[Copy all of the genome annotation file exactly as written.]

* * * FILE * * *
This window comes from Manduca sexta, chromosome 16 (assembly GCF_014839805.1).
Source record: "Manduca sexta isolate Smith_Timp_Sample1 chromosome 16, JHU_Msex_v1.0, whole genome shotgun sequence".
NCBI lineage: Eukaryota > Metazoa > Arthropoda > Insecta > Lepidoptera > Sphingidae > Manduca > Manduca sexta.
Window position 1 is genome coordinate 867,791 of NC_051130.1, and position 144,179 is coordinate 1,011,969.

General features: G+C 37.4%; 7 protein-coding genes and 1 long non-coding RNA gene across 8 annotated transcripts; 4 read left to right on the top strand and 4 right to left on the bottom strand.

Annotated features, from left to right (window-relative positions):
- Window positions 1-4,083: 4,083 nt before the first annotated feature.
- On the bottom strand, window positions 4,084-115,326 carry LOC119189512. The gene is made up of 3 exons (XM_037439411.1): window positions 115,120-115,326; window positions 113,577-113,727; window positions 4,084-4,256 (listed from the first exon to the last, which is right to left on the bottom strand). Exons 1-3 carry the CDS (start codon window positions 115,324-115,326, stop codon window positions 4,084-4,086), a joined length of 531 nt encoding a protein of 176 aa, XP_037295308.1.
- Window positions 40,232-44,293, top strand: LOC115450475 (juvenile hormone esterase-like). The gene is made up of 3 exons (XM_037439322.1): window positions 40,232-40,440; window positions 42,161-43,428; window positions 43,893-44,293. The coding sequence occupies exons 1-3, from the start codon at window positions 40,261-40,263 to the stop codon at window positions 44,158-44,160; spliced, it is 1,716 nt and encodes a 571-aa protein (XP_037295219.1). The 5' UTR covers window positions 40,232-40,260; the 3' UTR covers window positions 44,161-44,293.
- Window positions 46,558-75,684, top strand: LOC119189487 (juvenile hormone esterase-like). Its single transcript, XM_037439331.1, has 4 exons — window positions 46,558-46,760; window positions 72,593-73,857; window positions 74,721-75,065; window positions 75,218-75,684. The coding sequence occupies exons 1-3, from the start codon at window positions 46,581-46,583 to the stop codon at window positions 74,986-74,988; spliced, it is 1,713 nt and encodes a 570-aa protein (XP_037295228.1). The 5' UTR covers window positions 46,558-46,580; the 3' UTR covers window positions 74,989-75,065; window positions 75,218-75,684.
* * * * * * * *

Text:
This window comes from Manduca sexta, chromosome 16 (assembly GCF_014839805.1).
Source record: "Manduca sexta isolate Smith_Timp_Sample1 chromosome 16, JHU_Msex_v1.0, whole genome shotgun sequence".
NCBI lineage: Eukaryota > Metazoa > Arthropoda > Insecta > Lepidoptera > Sphingidae > Manduca > Manduca sexta.
Window position 1 is genome coordinate 867,791 of NC_051130.1, and position 144,179 is coordinate 1,011,969.

General features: G+C 37.4%; 7 protein-coding genes and 1 long non-coding RNA gene across 8 annotated transcripts; 4 read left to right on the top strand and 4 right to left on the bottom strand.

Annotated features, from left to right (window-relative positions):
- Window positions 1-4,083: 4,083 nt before the first annotated feature.
- On the bottom strand, window positions 4,084-115,326 carry LOC119189512. The gene is made up of 3 exons (XM_037439411.1): window positions 115,120-115,326; window positions 113,577-113,727; window positions 4,084-4,256 (listed from the first exon to the last, which is right to left on the bottom strand). Exons 1-3 carry the CDS (start codon window positions 115,324-115,326, stop codon window positions 4,084-4,086), a joined length of 531 nt encoding a protein of 176 aa, XP_037295308.1.
- Window positions 40,232-44,293, top strand: LOC115450475 (juvenile hormone esterase-like). The gene is made up of 3 exons (XM_037439322.1): window positions 40,232-40,440; window positions 42,161-43,428; window positions 43,893-44,293. The coding sequence occupies exons 1-3, from the start codon at window positions 40,261-40,263 to the stop codon at window positions 44,158-44,160; spliced, it is 1,716 nt and encodes a 571-aa protein (XP_037295219.1). The 5' UTR covers window positions 40,232-40,260; the 3' UTR covers window positions 44,161-44,293.
- Window positions 46,558-75,684, top strand: LOC119189487 (juvenile hormone esterase-like). Its single transcript, XM_037439331.1, has 4 exons — window positions 46,558-46,760; window positions 72,593-73,857; window positions 74,721-75,065; window positions 75,218-75,684. The coding sequence occupies exons 1-3, from the start codon at window positions 46,581-46,583 to the stop codon at window positions 74,986-74,988; spliced, it is 1,713 nt and encodes a 570-aa protein (XP_037295228.1). The 5' UTR covers window positions 46,558-46,580; the 3' UTR covers window positions 74,989-75,065; window positions 75,218-75,684.